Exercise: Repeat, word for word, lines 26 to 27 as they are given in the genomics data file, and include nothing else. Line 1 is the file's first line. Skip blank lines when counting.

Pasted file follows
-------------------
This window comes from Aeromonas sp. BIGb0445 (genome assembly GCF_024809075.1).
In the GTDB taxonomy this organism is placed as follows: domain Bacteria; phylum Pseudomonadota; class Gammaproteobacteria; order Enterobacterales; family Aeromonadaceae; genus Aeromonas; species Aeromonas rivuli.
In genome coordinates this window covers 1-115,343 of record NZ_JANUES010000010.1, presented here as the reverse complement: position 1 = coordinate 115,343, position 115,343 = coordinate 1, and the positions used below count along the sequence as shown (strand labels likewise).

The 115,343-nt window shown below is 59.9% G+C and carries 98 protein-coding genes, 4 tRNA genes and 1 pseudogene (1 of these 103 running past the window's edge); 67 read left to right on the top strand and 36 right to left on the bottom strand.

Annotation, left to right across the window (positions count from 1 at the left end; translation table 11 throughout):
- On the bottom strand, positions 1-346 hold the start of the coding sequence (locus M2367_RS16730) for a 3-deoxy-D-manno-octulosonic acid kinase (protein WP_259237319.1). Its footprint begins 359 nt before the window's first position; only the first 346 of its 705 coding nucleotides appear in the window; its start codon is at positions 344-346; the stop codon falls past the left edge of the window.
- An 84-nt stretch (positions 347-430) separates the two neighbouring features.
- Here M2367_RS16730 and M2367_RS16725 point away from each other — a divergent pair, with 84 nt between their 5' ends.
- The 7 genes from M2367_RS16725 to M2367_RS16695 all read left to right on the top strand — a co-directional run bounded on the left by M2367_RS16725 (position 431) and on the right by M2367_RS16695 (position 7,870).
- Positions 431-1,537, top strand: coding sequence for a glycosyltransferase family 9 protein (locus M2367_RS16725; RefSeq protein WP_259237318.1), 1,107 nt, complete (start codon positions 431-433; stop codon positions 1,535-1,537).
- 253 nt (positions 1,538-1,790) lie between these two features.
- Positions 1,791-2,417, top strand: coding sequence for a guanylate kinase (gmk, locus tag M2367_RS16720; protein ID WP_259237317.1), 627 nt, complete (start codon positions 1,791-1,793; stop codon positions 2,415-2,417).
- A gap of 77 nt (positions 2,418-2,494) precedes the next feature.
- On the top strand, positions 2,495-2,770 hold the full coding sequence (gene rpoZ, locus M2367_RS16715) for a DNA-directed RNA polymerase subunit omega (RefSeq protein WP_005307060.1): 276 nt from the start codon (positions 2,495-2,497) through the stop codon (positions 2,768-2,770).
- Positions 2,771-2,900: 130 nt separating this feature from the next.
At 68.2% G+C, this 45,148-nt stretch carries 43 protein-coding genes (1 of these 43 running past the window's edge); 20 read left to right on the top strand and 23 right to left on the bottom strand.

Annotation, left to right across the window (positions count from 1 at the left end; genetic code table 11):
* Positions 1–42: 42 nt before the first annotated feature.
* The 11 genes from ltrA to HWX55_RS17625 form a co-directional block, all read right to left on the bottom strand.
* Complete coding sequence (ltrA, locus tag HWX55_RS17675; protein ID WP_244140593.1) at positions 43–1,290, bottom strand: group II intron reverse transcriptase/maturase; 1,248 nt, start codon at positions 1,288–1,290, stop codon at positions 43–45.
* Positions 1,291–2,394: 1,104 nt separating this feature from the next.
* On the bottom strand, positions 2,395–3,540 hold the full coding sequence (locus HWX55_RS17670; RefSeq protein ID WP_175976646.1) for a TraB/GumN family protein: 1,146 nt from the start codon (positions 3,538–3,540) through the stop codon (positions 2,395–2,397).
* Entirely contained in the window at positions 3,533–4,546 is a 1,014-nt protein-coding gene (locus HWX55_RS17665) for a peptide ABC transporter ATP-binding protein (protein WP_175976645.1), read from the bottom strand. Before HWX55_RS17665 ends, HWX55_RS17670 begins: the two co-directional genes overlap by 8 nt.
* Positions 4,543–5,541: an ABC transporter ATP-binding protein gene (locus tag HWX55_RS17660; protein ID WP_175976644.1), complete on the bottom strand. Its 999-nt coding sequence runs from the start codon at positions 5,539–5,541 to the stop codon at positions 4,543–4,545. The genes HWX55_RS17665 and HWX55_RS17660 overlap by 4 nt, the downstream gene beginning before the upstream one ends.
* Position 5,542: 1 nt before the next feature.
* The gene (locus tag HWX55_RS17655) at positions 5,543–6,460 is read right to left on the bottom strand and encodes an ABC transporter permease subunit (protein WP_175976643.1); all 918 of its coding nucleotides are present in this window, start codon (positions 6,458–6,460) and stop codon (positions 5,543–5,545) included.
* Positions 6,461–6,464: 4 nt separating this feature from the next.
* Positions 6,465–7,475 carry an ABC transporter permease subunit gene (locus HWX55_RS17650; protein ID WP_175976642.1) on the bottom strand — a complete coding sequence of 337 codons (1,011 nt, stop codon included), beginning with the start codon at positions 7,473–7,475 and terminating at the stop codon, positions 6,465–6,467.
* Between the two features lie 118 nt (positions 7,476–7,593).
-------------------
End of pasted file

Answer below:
* The gene (locus tag HWX55_RS17655) at positions 5,543–6,460 is read right to left on the bottom strand and encodes an ABC transporter permease subunit (protein WP_175976643.1); all 918 of its coding nucleotides are present in this window, start codon (positions 6,458–6,460) and stop codon (positions 5,543–5,545) included.
* Positions 6,461–6,464: 4 nt separating this feature from the next.